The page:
Genevieve Mougin was born May 5, 1911, in Kewannee, Illinois. Her father, Hassan Nahra, had immigrated to the United States in 1905, but later went back to Lebanon to get married. When he returned to America, he settled first in Illinois, then in 1921 moved to Iowa, where he operated an eight-acre truck farm north of Davenport.
At home, the family spoke Lebanese and the 11 children were brought up with Lebanese traditions. The boys and girls received different training. "The boys were with their dad," Mougin recalled, "the girls stayed with their mom." At the age of seven, Mougin learned to do needlework. Later, her mother taught her how to make lace using a sewing needle and fine linen thread, a craft known throughout the Middle East and called Phoenician, Syrian, Armenian, Arabian, or simply knotted lace. Each piece begins with a center ring of 20 stitches and works in concentric designs, each stitch forming a single knot, knot upon knot. Older pieces were made with number 150 thread, which is no longer available.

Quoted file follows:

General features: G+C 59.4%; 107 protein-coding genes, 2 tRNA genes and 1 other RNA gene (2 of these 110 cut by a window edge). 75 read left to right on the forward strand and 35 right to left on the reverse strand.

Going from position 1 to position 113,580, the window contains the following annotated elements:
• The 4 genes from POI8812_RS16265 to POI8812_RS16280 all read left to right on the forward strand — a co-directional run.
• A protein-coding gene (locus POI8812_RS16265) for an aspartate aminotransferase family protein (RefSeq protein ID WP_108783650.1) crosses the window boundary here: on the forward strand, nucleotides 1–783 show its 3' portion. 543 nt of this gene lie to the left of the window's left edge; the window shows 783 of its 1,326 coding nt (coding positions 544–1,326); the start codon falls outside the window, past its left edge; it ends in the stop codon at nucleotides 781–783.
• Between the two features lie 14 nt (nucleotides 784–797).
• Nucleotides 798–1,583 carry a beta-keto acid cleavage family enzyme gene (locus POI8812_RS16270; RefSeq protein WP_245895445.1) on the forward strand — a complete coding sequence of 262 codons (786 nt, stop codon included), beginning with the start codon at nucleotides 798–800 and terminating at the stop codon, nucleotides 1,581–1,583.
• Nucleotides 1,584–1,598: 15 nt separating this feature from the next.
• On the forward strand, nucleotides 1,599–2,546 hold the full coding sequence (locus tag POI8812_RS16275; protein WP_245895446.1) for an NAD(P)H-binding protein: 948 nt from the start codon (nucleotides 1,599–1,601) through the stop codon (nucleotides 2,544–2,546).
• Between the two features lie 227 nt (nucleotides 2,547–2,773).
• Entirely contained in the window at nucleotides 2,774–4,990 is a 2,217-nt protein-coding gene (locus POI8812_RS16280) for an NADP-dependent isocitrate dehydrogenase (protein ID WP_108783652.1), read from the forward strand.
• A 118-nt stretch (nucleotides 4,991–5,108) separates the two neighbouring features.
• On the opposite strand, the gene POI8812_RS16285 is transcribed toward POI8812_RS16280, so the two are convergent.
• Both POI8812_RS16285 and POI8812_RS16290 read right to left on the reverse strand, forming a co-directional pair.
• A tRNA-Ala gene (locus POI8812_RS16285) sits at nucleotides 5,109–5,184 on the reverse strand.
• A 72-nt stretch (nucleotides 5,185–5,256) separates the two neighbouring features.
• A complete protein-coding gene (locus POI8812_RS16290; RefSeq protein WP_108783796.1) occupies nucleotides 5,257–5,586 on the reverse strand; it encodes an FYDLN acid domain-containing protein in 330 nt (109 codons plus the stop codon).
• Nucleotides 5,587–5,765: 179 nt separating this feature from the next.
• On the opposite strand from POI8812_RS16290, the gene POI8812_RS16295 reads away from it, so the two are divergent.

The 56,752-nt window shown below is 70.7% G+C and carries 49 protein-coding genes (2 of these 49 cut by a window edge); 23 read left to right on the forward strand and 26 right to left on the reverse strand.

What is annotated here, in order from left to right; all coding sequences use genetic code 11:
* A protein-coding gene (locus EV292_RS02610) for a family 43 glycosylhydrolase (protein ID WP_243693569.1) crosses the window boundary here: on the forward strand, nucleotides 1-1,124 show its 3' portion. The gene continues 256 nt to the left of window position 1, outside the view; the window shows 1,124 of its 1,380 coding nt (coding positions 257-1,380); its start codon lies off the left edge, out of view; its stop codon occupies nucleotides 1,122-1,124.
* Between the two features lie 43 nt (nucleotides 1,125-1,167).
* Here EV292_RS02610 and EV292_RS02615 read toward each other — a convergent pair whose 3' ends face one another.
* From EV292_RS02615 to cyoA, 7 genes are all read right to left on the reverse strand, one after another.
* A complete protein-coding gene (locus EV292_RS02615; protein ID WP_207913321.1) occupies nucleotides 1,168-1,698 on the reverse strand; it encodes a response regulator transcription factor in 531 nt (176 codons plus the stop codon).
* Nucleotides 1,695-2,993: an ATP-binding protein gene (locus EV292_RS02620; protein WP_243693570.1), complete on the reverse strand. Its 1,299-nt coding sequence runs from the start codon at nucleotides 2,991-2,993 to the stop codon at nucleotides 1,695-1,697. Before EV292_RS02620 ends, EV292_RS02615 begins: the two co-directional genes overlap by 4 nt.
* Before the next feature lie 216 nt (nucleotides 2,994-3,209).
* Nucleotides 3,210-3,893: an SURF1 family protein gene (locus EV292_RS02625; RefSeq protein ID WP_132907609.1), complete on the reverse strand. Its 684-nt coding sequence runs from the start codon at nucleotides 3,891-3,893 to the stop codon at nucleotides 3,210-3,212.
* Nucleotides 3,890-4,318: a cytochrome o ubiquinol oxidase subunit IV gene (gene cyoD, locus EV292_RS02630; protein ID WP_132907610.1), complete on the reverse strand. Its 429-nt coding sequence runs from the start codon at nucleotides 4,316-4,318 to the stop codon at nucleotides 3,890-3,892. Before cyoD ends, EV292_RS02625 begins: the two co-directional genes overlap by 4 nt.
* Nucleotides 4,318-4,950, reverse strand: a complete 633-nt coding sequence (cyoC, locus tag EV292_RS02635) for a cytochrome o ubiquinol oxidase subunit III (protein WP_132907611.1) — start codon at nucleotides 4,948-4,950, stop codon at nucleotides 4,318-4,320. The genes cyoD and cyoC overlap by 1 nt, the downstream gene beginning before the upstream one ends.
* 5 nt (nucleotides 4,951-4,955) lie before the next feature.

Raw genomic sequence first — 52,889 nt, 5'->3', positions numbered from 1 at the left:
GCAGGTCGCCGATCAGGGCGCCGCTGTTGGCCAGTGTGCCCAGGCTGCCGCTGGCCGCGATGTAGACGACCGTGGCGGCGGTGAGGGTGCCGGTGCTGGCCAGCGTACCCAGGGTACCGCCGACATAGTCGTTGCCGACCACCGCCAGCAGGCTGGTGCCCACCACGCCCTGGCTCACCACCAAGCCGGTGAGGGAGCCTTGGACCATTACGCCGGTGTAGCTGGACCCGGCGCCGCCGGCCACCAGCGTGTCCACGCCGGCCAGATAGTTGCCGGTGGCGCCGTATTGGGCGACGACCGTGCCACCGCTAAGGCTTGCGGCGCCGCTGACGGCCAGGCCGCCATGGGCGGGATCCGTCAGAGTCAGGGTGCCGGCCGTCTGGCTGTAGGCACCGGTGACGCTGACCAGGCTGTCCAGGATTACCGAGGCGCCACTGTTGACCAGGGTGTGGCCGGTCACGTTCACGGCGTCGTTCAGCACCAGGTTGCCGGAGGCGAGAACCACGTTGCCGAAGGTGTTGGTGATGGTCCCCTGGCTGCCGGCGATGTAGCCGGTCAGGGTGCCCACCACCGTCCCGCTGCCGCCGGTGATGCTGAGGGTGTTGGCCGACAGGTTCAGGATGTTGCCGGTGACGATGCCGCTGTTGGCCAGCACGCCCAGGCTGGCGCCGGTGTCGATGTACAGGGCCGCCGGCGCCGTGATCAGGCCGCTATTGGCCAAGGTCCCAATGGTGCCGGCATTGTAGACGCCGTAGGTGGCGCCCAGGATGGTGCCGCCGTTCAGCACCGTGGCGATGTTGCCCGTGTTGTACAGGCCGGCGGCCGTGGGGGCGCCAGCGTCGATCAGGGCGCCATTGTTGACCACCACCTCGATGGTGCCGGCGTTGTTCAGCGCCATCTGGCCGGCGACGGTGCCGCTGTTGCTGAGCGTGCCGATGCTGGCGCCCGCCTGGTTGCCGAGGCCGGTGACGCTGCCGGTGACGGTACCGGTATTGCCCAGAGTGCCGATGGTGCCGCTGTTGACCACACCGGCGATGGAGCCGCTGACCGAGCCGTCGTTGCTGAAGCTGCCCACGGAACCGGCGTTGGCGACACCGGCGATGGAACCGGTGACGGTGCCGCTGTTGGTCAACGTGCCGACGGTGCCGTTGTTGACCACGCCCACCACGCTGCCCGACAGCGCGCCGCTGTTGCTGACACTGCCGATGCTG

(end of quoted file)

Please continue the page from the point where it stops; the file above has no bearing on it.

Mougin never used pattern books or printed material; her designs, she said, "come straight from my head." And for this reason, every one of her pieces — like a spider web — was different from every other. She never named her designs or stitches, and it was usually difficult for her to carry on a conversation about her work because she "simply did it."
Throughout her life, Mougin worked different full-time jobs to help support her family, first as a tailor for 26 years, then in a Detroit defense plant during World War II, and for 26 years on the assembly line of the Bendix factory soldering tiny parts for guided missiles. She did her needlework in the evenings and in her spare time on weekends until she retired in 1973.
In her later years, she said that her time spent with lace was "just something to do with my old age." Her most ambitious piece, a 48-inch drum tablecloth, took her 28 months to complete, and even an eight-inch doily or snowflake required as many as 40 hours.
Mougin needed to wear two pairs of glasses because of the delicacy of her work. Although she might have been able to sell her wares, she preferred to pass her work along to her nieces, nephews, and other close relatives. She never had children of her own, and tried to hand down the tradition to the next generation. "I tried to teach my nieces," she said; "they won't go for it."